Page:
Are Insect Farms The Urban Farms We Need To Feed Cities?

Insects like crickets and grasshoppers are high protein, low in harmful fat, and full of beneficial minerals. They feed on human and animal food waste, produce little in the way of greenhouse gases (unlike cows that belch and fart), and they need almost no land or water.

Given these benefits, it’s little wonder that insects have been held up as a protein solution. After all, 2 billion people already eat them regularly. It’s only people in the developed world who gag at the sight of six legs.

Still, it takes a certain imagination to imagine a whole city running on insects. But that’s what Belatchew Labs, a studio in Stockholm, does with abandon. The renderings here are for a concept called InsectCity–which is a city completely self-sufficient on insect protein.

Designer Rahel Belatchew Lerdell proposes building nine insect farms on traffic circles throughout the city. Each BuzzBuilding, as she calls them, would cultivate insects from eggs to end-of-life and continually reproduce. The insects would feed on waste from Stockholm homes.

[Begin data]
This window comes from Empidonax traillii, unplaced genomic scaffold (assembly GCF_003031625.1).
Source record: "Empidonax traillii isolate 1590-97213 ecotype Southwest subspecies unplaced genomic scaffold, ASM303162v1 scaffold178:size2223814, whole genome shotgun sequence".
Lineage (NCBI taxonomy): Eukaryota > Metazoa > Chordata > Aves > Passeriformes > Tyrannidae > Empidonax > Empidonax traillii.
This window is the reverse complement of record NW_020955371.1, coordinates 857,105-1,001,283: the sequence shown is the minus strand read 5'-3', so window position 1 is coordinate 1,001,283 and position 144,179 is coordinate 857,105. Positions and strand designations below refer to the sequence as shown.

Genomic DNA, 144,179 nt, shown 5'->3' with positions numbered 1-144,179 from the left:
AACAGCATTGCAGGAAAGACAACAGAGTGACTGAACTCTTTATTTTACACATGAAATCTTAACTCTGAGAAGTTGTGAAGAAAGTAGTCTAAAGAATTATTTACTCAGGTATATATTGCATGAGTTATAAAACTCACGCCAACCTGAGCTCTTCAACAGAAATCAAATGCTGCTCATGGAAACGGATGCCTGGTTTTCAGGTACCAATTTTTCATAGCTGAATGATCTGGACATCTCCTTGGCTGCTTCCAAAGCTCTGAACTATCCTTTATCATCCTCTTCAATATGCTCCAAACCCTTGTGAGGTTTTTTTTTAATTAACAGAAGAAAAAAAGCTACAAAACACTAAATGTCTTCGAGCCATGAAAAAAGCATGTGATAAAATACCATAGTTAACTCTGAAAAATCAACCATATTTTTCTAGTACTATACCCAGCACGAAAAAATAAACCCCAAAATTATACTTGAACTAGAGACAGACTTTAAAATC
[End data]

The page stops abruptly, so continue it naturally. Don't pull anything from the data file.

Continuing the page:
“The main structure is a steel exoskeleton, an outer skeleton, inspired by the structure of insects. On the ground floor, there is a restaurant where insects are prepared and sold,” says Belatchew Lerdell. “The goal is to make the production public. In contrast to the hidden meat production, it invites the public to observe and participate, and offers accessible knowledge about where our food comes from.”

It’s a great idea and might be workable. But it may be a struggle to persuade Stockholmers to give up elk and reindeer for dinner. The biggest barrier to insect-eating isn’t really production, even at scale. It’s how to get beyond the yuck-factor. Europeans eat plenty of weird food. But crickets aren’t currently one of them.